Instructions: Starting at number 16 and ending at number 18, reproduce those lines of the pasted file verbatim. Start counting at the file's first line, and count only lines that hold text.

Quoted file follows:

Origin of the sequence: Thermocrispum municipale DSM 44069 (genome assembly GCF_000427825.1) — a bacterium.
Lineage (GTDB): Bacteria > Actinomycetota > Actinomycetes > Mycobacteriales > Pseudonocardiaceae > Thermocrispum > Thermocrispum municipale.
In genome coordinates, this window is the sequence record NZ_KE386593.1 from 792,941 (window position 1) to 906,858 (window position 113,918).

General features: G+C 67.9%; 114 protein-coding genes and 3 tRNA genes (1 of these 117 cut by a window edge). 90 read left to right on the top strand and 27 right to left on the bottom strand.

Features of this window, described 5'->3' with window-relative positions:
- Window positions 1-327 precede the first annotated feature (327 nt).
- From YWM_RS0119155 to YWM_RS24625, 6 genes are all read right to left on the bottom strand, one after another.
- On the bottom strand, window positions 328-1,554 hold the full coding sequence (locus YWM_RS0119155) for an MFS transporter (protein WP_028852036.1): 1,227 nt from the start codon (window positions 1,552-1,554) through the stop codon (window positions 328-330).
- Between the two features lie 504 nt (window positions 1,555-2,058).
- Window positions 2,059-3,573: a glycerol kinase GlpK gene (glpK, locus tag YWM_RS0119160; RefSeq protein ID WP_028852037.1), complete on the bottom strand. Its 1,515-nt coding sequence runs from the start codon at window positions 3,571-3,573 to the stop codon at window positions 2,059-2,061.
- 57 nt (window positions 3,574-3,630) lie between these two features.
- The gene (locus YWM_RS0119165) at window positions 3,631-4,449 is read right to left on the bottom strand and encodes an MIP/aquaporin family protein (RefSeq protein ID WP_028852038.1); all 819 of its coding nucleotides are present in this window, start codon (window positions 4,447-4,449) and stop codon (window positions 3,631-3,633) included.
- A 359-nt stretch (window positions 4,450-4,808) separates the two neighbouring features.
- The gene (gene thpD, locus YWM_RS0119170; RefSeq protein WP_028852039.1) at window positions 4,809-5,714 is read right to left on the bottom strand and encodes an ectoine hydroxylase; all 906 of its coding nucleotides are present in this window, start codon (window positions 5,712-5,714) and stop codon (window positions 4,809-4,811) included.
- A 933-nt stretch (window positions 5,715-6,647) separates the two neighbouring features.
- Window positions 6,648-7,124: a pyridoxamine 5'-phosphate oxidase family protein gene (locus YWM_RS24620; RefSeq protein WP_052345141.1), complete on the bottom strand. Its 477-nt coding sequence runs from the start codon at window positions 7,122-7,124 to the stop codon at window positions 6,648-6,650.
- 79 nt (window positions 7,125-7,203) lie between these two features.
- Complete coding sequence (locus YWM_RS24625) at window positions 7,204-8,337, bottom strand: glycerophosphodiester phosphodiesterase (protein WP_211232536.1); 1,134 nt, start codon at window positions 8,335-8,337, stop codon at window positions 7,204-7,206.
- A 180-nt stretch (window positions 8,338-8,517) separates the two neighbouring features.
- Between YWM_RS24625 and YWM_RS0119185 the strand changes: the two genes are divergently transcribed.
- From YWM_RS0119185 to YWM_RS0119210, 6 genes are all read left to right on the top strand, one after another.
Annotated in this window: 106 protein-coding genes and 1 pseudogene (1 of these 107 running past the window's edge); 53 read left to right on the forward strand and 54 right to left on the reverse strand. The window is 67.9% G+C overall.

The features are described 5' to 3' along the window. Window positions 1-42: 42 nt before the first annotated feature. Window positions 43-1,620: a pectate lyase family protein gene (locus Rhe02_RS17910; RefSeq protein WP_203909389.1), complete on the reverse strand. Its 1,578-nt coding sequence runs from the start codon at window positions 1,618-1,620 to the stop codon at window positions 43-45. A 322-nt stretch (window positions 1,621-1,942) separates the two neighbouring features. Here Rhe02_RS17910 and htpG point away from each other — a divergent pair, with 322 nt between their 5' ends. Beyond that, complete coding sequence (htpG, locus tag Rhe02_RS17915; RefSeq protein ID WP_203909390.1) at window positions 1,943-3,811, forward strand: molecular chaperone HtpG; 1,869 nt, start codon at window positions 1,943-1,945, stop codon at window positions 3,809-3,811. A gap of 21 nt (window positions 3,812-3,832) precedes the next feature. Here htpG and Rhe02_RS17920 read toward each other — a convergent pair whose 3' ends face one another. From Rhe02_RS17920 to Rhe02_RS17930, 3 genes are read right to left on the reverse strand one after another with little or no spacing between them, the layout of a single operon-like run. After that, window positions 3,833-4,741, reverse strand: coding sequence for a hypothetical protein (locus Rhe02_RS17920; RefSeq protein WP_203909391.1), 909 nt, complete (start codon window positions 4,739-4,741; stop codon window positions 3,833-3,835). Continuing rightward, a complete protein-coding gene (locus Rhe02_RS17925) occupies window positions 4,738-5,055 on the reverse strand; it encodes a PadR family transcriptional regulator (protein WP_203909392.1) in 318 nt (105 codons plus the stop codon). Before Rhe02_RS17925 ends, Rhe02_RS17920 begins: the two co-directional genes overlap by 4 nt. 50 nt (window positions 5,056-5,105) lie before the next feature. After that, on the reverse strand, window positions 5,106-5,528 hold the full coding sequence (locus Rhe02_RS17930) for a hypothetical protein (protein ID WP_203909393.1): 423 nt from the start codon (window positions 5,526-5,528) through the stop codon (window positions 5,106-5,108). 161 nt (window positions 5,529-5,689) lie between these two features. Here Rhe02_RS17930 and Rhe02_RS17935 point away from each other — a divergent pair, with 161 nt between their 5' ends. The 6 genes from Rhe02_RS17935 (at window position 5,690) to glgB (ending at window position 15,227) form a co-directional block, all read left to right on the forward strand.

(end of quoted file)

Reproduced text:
- Window positions 6,648-7,124: a pyridoxamine 5'-phosphate oxidase family protein gene (locus YWM_RS24620; RefSeq protein WP_052345141.1), complete on the bottom strand. Its 477-nt coding sequence runs from the start codon at window positions 7,122-7,124 to the stop codon at window positions 6,648-6,650.
- 79 nt (window positions 7,125-7,203) lie between these two features.
- Complete coding sequence (locus YWM_RS24625) at window positions 7,204-8,337, bottom strand: glycerophosphodiester phosphodiesterase (protein WP_211232536.1); 1,134 nt, start codon at window positions 8,335-8,337, stop codon at window positions 7,204-7,206.